Thursday, May 20, 2010

Your Communication is About to Get Easier - and More Difficult at the Same Time

Like most of the world, I have email. Like many of you, I have more than one email address. Email has been the "killer app" of the Internet long before we called it the Internet. Bulletin boards exchanged email. News Groups are based on email. Businesses, universities, and government offices had email back in the 60's and 70's.

Eventually all these things got connected. I made money, back in the day, knowing how to connect one email system to another.

Over the years we've added chat and instant messaging. AOL, MSN, Yahoo, Skype. Everywhere you turn there's instant messaging.

Pagers became SMS messages on cell phones.

Non Email Email

And the latest communication method is the "messaging" on Twitter, Facebook, and LinkedIn. Twitter has DM (direct message) that allows two way communication between people. Facebook and LinkedIn have their own little message systems.

Of course all of this can be fed to your phone. Email, SMS, nine kinds of instant messaging, Twitter, Facebook, LinkedIn, and more.

So now we have three problems, one old and two new.

The old problem is email overload, except now it's Messaging Overload. I recently found myself with a few quiet minutes, so I pulled out the trusty Blackberry and proceeded to have a conversation on Facebook, a DM conversation on Twitter, and two email conversations. In the meantime, I was updating Twitter with a few posts and added a status to Facebook.

Even for me this was a bit much. Thank goodness I don't do instant messaging. That eliminates a few hundred distractions.

The First New Problem is that people use whatever communication method they have at their fingertips to send messages. This is true for businesses, for friends, and for co-workers.

This is a problem because it means you now need to keep track of incoming communications on many different channels. You also need to figure out how to funnel that communication to one or more places where you can give it appropriate attention.

Here are two examples.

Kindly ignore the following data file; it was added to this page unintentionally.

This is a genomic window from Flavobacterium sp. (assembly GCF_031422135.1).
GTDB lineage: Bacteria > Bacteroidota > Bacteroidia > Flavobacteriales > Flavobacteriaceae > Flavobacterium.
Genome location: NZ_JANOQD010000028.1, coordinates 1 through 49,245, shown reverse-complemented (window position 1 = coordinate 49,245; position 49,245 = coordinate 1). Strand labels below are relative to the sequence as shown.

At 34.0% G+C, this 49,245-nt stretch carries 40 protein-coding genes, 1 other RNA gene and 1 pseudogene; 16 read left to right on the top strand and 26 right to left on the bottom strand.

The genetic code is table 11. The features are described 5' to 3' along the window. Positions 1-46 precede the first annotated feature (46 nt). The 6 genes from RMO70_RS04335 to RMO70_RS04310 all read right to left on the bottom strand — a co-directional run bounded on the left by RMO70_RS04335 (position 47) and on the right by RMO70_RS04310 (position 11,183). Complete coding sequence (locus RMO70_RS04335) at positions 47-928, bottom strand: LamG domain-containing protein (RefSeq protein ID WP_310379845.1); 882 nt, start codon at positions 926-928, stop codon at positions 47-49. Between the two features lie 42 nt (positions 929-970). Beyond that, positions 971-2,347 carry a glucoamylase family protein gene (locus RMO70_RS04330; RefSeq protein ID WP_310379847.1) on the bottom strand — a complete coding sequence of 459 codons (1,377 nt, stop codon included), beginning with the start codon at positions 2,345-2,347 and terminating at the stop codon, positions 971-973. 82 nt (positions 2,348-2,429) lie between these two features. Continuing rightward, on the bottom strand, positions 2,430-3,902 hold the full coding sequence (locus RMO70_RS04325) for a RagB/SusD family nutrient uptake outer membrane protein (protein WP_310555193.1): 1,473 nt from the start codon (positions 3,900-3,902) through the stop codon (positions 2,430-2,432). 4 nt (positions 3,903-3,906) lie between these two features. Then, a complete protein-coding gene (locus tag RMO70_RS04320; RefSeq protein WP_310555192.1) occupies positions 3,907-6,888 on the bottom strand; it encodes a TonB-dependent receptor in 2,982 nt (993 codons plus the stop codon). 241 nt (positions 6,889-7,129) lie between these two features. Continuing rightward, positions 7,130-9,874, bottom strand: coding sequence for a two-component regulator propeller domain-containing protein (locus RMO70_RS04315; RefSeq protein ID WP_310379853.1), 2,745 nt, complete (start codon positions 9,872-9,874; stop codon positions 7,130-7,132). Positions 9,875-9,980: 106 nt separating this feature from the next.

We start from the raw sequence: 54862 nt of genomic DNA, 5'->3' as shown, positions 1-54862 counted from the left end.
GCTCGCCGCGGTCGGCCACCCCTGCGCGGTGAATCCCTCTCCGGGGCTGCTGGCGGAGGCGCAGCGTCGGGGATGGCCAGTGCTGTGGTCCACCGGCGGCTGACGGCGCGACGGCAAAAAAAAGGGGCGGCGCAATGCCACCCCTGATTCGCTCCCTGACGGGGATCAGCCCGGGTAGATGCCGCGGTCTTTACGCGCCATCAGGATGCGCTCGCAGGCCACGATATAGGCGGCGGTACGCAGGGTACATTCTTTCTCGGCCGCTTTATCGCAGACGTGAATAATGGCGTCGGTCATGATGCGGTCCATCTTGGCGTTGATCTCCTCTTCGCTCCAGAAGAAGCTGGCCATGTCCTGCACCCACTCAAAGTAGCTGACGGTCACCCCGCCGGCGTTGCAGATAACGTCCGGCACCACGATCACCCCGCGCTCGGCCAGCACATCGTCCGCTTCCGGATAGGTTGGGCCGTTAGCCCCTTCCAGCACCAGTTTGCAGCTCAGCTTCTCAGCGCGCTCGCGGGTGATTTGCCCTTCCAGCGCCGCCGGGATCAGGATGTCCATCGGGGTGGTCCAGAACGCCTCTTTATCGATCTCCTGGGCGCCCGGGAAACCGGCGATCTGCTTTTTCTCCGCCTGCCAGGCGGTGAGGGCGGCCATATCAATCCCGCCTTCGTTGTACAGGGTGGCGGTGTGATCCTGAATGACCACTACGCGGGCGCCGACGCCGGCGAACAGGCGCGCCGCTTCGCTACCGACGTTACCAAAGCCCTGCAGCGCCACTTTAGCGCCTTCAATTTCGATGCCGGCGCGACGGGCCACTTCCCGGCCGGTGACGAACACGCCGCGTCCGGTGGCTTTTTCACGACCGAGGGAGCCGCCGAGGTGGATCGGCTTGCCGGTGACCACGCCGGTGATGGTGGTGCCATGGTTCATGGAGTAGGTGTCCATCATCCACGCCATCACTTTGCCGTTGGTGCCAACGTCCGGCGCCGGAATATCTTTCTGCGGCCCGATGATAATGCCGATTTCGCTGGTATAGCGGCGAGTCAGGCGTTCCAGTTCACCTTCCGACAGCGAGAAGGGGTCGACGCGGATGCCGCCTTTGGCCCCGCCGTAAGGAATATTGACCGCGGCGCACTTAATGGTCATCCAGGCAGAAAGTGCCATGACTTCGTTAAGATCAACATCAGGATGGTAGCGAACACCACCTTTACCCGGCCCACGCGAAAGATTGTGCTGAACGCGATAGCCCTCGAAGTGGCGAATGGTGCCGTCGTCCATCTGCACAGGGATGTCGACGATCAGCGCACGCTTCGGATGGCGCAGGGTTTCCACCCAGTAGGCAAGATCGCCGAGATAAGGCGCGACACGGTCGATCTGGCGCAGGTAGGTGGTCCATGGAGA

First, I have seen more than one "public" communication where someone posted a note along the lines of "John: Please make sure I've got the conference room for Thursday afternoon." This was followed by a response along the lines of "Dude, we both have email - and we work for the same company. Why are you doing this on Facebook?"

Second, I have found many people communicating with me personally and my company through these various channels. People ask questions via Twitter (either public or DM), Facebook messaging, and LinkedIn messaging. Normally these are small questions that require a longer, more complicated answer. Certainly too long for Twitter. And I don't like holding important conversations on these systems. So I end up funneling people to email.

The Second New Problem is that total strangers can post opinions about your company. This is extremely common on Twitter and Facebook. Of course their comments may not always be positive. But it doesn't matter what the nature of the comment is: It needs a response from you.

You need to give positive acknowledgement to compliments. You need to answer inquiries and sales opportunities. You need to address complaints and shuffle them into more private communications.

- - - - -

So your communication got easier because there are so many ways for communication to come into your business. At the same time, it became a lot more difficult because you need to monitor a number of new "channels" that may be important to your business.

As much as email overload can be a problem in your business today, Messaging Overload is a real danger. And it's going to be a growing problem if you don't have ways to deal with it.

Got a plan?


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  1. My short-term plan is Google alerts. I try to have all my SMS, voice mail, email, cat mail, nor mail, whatever, get dumped to my Gmail account, but some stuff escapes into the wild. I'm hoping those Google alerts are finding it.

    Using Google Voice, I'm moving toward having all my calls go to a single phone number. Now, if I could just get my five phones to cooperate so folks would get the same voice mail system every time . .

  2. Karl - I was recently chatting with a large vendor who asked me what method they should best use to communicate with the SMB Community.

    My answer was "All of them".

    Some people use Twitter, some Facebook, others Plaxo, LinkedIn, RSS feeds, e-mail, SMS... and more.

    For those with something to say, saying it via one channel probably won't work anymore.


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